Even if no sign of life has been discovered on the Martian ground, new research from astrophysicist and scientist Dimitra Atri details that conditions below the surface might support it. Atri is part of the Center for Space Science team at NYU Abu Dhabi.
The so-called subsurface – less harsh, with traces of water – has never been investigated. The mighty bombardment of penetrating GCRs (galactic cosmic rays) could offer the energy required to catalyze organic activity there. Here is what you need to know.
What Could Exist Below Mars’ Ground?
Astrophysicist and research scientist Dimitra Atri examined the biological potential of radiation-driven chemical, galactic cosmic-ray-induced disequilibrium in the Martian subsurface environment. There is significant proof indicating the presence of an aqueous environment on early Mars, raising the possibility of a life-supporting environment.
The erosion of Mars’ atmosphere resulted in severe changes in the climate. For instance, the surface water disappeared, shrinking habitable areas on the Red Planet, with a limited amount of water present close to the surface as water ice and brine deposits. If it ever existed, it would have had to adapt to tough modern conditions, including surface pressure, high radiation, and low temperatures.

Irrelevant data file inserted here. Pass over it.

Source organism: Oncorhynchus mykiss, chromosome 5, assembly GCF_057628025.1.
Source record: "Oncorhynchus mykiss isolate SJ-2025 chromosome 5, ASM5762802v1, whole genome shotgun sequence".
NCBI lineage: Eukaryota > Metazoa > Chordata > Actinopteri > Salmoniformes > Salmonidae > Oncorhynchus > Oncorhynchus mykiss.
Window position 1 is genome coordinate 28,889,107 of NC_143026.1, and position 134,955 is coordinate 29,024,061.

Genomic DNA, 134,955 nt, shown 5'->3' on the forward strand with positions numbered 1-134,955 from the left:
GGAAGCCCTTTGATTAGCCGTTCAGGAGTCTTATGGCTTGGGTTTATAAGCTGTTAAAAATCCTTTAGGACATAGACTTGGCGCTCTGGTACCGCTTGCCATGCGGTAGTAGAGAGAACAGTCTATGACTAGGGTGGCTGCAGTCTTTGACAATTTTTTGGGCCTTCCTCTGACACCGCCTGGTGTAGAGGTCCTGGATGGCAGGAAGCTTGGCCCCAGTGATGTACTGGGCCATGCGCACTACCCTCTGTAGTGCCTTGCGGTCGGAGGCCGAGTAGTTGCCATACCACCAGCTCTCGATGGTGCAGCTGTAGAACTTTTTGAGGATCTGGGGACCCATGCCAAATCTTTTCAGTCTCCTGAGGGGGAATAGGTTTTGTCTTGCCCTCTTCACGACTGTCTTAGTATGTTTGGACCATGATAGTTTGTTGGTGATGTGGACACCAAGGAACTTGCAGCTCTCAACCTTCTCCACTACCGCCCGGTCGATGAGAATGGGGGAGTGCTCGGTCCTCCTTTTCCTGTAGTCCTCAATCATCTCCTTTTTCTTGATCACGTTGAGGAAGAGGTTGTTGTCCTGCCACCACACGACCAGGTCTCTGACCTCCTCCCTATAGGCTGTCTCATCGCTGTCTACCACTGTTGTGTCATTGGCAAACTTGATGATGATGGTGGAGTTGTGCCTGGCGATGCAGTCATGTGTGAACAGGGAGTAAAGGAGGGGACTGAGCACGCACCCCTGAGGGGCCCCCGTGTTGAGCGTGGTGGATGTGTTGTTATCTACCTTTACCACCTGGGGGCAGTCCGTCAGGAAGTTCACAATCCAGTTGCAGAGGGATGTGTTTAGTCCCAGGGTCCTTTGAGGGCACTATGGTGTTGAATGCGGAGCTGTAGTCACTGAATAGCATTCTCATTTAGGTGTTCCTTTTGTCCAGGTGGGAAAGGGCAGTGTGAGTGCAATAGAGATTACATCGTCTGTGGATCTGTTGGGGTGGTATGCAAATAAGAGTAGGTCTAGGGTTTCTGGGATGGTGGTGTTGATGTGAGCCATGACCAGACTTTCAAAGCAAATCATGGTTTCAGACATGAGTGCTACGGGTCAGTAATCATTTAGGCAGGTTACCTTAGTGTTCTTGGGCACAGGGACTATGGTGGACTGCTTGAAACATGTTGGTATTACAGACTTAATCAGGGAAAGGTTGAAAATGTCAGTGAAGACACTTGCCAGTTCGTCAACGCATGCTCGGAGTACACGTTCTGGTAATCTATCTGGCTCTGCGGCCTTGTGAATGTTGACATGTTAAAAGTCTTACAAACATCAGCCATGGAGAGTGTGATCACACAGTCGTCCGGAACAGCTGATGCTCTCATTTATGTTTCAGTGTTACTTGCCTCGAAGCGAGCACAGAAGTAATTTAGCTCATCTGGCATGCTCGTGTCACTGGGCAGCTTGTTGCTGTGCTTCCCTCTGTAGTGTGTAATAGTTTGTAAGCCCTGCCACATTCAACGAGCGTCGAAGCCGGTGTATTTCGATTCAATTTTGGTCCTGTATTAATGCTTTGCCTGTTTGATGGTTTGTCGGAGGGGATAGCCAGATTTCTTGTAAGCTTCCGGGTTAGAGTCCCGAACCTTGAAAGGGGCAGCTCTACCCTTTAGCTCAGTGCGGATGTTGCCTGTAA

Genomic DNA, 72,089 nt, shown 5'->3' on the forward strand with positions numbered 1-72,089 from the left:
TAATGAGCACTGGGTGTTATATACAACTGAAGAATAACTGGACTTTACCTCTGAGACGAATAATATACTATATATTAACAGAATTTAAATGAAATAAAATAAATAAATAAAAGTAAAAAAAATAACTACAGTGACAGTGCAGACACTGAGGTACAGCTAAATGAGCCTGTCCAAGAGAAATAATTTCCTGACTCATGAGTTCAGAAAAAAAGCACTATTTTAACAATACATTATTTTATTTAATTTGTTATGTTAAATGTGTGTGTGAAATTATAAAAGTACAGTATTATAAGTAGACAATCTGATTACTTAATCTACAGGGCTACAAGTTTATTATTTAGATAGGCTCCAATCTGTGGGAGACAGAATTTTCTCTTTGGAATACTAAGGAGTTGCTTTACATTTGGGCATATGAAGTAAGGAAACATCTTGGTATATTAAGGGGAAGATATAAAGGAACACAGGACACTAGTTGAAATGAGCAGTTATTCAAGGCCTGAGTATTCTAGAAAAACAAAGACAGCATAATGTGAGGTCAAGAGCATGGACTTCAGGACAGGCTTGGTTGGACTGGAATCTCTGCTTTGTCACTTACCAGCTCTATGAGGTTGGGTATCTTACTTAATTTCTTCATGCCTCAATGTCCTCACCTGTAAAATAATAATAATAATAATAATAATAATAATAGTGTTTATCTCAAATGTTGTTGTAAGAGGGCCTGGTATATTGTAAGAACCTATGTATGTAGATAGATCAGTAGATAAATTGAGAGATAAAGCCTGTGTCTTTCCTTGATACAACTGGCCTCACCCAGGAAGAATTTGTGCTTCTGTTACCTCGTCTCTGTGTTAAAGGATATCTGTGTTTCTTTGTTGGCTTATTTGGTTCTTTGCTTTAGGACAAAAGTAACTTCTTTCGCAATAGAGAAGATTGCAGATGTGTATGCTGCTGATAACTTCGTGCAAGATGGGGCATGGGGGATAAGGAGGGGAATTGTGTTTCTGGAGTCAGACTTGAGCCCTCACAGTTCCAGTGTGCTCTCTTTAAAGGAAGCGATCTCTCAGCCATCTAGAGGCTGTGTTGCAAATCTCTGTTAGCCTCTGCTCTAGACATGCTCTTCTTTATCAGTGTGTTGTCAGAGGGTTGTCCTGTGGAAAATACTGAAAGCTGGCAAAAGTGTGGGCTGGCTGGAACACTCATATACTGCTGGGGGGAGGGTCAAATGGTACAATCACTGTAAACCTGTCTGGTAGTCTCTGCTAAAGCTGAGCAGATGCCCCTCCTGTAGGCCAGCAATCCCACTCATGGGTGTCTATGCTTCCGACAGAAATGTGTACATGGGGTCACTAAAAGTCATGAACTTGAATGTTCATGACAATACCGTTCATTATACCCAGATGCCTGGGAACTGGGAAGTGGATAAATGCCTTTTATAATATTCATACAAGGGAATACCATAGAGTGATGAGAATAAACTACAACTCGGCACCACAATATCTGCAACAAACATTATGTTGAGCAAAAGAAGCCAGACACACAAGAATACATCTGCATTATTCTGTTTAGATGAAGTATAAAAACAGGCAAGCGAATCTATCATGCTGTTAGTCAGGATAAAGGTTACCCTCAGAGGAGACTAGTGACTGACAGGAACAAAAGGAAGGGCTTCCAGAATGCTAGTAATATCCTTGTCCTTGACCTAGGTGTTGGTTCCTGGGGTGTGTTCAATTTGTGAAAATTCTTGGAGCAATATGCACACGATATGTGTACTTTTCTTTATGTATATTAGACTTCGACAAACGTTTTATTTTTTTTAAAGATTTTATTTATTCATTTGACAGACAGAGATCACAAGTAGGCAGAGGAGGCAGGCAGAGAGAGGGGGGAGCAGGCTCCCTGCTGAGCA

Mars’ subsurface contains water ice and brines and experiences radiation-driven redox chemistry. Utilizing space mission data, numerical models, and studies of deep-cave ecosystems on Earth for his research, Atri introduces a mechanism through which life (if it ever existed on Mars) could survive and be found with the next ExoMars mission (2022). The ESA and Roscosmos developed such mission.
“When the Rosalind Franklin rover onboard the ExoMars mission, equipped with a subsurface drill, is launched in 2022, it will be well-suited to detect extant microbial life and hopefully provide some important insights,” stated Atri.
Finally, Atri hypothesizes that galactic cosmic radiation that can infiltrate lots of meters below the surface will produce chemical reactions that can be utilized for metabolic energy by living life. Also, host organisms using mechanisms found in similar chemical and radiation environments on our planet.